If you use a sponge to clean your dishes, we at Cleaner Visions: Cleaning and Home Solutions want to make sure you’re cleaning your sponge as well. Bacteria thrive in moist conditions, and the dense nature of sponges can make them even more unsanitary than a toilet seat. A sponge is therefore a natural breeding ground for bacterial contamination without proper care.
Toss Your Sponge Every Two Weeks
To avoid spreading germs as much as possible, throw out your sponge about every two weeks. If it starts to smell, toss it right away. A smelly sponge signals more than just having cleaned something really dirty. It’s also a sure sign that it is no longer sanitary and could potentially do more harm than good.
Dry Out Your Sponge Between Uses
One of the most important daily routines for sponge care is to wring out your sponge after every use and place it in a dry location. Be sure not to leave it in a sink filled with water or on a wet backsplash.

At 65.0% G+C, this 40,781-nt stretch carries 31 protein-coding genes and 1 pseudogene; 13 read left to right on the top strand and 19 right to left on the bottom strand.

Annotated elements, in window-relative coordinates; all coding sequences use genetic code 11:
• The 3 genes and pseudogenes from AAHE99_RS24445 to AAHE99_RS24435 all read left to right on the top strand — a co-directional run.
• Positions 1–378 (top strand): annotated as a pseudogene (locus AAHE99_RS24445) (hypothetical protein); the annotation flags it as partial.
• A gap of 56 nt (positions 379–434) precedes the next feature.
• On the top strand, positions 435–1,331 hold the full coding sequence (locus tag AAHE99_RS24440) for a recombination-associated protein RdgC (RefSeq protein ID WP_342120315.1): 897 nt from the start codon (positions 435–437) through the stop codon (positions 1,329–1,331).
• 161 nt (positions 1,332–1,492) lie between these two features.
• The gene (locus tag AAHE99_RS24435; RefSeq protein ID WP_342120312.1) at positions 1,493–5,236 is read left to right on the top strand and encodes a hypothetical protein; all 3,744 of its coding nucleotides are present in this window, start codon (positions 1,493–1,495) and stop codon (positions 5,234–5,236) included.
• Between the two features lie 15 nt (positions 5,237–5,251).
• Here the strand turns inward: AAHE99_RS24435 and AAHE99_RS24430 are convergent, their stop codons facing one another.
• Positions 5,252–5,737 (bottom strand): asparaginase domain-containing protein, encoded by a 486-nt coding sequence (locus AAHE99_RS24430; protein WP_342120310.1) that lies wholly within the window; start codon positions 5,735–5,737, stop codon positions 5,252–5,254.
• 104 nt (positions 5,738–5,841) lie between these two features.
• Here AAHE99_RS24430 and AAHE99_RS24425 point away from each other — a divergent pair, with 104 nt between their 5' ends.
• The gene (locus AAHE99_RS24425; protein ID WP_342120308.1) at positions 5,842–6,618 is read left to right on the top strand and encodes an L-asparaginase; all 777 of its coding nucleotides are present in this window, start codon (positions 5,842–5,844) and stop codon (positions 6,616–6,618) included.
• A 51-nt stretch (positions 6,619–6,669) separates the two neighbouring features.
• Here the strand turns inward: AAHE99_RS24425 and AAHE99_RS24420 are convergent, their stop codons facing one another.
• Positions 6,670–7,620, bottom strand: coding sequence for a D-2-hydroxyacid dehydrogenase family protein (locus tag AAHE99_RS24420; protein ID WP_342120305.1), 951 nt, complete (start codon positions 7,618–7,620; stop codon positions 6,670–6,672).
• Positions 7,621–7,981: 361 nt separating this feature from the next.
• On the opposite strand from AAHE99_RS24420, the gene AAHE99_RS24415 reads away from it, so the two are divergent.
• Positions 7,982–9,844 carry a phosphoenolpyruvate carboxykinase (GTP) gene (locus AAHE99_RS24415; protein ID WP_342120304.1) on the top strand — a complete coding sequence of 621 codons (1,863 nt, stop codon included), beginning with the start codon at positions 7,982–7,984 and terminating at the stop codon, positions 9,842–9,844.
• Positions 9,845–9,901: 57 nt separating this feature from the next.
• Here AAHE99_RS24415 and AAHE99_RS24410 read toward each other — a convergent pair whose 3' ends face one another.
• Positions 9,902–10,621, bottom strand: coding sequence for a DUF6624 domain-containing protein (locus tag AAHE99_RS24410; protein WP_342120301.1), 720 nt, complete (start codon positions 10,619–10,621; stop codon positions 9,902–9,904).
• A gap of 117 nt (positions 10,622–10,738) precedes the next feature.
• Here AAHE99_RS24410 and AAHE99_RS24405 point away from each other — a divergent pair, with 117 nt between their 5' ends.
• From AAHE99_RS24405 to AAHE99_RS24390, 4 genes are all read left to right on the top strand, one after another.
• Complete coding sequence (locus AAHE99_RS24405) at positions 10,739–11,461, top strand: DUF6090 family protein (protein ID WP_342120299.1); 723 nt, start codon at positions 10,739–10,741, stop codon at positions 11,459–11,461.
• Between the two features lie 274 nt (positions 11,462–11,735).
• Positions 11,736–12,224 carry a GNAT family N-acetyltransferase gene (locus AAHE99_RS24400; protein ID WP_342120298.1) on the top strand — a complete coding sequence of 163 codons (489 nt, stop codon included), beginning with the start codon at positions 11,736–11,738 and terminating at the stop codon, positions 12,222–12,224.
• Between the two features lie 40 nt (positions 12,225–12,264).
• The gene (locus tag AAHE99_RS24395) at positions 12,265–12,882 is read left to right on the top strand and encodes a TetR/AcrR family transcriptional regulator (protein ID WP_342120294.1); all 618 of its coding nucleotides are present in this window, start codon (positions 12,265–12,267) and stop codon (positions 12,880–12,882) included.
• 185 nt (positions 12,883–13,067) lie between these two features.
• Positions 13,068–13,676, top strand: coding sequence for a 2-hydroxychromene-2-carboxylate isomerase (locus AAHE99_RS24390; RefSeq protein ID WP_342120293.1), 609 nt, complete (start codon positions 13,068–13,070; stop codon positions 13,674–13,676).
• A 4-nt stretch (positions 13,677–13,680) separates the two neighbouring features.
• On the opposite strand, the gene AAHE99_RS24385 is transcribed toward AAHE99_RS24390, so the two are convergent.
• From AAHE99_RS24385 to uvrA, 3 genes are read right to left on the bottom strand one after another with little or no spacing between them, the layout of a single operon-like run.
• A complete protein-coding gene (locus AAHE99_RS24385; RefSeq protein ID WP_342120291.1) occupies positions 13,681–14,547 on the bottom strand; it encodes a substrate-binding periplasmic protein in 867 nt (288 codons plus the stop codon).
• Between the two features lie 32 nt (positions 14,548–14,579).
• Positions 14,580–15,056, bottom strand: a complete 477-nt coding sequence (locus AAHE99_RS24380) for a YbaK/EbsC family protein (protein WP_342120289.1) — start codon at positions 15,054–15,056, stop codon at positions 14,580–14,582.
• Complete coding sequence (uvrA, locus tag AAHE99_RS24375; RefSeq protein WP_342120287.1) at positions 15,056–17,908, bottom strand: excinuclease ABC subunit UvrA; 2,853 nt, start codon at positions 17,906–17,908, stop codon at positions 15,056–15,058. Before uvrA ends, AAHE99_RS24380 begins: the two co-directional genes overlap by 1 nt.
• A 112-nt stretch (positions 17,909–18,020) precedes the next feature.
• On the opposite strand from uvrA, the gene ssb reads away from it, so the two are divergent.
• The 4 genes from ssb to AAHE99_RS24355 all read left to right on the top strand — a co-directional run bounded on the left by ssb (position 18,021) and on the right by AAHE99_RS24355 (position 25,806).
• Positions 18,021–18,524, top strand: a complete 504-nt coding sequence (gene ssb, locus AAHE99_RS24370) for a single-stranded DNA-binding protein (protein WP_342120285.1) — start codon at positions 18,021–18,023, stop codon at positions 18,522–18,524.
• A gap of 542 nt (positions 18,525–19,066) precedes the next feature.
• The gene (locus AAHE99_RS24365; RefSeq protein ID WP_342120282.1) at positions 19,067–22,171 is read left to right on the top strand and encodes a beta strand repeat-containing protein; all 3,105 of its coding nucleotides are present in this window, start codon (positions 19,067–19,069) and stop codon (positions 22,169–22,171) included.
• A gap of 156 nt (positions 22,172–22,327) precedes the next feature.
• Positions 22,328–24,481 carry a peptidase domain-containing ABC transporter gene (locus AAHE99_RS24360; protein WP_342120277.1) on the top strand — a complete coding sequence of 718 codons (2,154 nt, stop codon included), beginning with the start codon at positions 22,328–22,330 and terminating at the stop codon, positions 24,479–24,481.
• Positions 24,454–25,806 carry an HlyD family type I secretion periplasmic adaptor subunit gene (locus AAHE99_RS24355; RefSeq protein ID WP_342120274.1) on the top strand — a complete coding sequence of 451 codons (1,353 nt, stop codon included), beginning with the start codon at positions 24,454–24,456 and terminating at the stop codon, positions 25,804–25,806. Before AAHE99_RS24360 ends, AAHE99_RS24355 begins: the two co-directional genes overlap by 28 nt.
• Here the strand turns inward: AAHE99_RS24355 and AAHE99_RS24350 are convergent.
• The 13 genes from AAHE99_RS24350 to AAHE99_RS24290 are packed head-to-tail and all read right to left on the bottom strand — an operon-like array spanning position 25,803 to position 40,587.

Kill Germs through Heat
One trick for keeping a sponge as clean as possible is to microwave it. Place the damp sponge in the microwave and heat it for 30 seconds. This sanitizes the sponge almost completely. Another option is to put it in the dishwasher and wash it alongside your dishes. For both of these options, you won’t want to bother doing this after you’ve used the sponge for a couple of weeks. Damaged sponges could harm your dishwasher, and sponges with dangerous bacteria could spread to your dishes instead of disappearing.
Don’t Use on Countertops or to Wipe Up Meat Juices
If a sponge is unsanitary, using it on a countertop can spread disease. Hands and food find their way to countertops frequently, and it’s possible for residue from a germ-filled sponge to contaminate food that is being prepared. Children and adults alike can place their hand on an unsanitary countertop and then get sick. Instead, use a paper towel or a disinfectant wipe on these surfaces.
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